Posts by: Ben Pfeiffer


The Rumpus Interview with Whitney Terrell


Whitney Terrell discusses war, gender, and fiction vs. reality in his new novel, The Good Lieutenant, about a female soldier in Iraq. ...more

Brendan Jones.Credit James Poulson

The Rumpus Interview with Brendan Jones


Brendan Jones talks about his debut novel, The Alaskan Laundry, living in Alaska, his time as a Wallace Stegner Fellow, and living and loving what you write. ...more

Dean Koontz for Penguin Random House

The Rumpus Interview with Dean Koontz


Dean Koontz talks about his newest novel, Ashley Bell, overcoming self-doubt, and “what this incredibly beautiful language of ours allows you to do.” ...more


The Rumpus Interview with Brian Shawver


Author Brian Shawver talks about his new book, Danger on the Page, his novel Aftermath, MFA programs, and why it’s a good thing that writing never stops being hard work. ...more

Erik Larson, author

The Rumpus Interview with Erik Larson


Bestselling author Erik Larson talks about his new book, Dead Wake, his transition from journalism to history, and what, in his opinion, makes a first-rate nonfiction novel. ...more


The Rumpus Interview with Richard Ford


Pulitzer Prize–winning novelist Richard Ford discusses his new book, Let Me Be Frank With You, how metaphor shapes our world, and why he doesn't like the idea he has a battery to recharge. ...more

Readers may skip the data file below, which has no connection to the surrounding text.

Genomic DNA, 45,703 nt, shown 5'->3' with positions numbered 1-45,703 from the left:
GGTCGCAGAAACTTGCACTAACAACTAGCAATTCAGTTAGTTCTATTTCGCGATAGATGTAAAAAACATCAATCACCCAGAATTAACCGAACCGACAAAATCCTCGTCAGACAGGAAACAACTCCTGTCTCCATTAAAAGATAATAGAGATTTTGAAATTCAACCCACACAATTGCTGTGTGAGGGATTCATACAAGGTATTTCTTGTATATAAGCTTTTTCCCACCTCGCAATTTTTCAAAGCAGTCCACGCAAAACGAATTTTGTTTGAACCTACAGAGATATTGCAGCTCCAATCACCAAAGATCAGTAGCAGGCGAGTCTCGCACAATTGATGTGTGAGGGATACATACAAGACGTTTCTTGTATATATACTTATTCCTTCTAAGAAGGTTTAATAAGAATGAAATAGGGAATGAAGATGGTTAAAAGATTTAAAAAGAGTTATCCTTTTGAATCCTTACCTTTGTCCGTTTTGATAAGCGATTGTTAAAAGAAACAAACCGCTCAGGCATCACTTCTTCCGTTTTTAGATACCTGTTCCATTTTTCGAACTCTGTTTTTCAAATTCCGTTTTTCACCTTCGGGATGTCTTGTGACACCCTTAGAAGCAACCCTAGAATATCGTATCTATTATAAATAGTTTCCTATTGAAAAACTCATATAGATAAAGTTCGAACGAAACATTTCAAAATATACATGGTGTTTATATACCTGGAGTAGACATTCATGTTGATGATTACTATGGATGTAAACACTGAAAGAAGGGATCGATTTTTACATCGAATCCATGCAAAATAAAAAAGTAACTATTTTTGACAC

Wise Men

“Wise Men,” by Stuart Nadler


In a certain kind of story, characters reflect and explore the financial world outside their narrative. A population left destitute by the American Civil War, for example, found hope in 1867 when Horatio Alger published Ragged Dick, a myth promising that honesty and hard work could take you from the poverty of a bootblack to the slightly less soul-crushing poverty of the lower-middle class.


The Rainbow Troops

“The Rainbow Troops,” by Andrea Hirata


Hirata’s romantic style, combined with attendant detail, form a controlled, cohesive vision. His passion for education and his criticism of the corporate state are tempered by humor and context, and structured around a framework of specifics: Ikal’s school, friends, and teachers. Whatever you call it—novel, memoir—The Rainbow Troops provides plenty of heartfelt prose for readers inclined to cultural tourism, and for those who find themselves missing the tiny, ramshackle village school, Hirata has written three sequels to Laskar Pelangi, books that might someday find their way to English-speaking readers. ...more



The Watery Part of the World, by Michael Parker


Michael Parker’s The Watery Part of the World opens two-hundred years ago on the shores of Nag’s Head, North Carolina, a sandbank notorious for pirates who once lured ships onto the shoals for the usual rape-and-plunder reasons. Such an attack has just taken place as the book begins, and this time the lone survivor is Theodosia Burr Alston, daughter of U.S.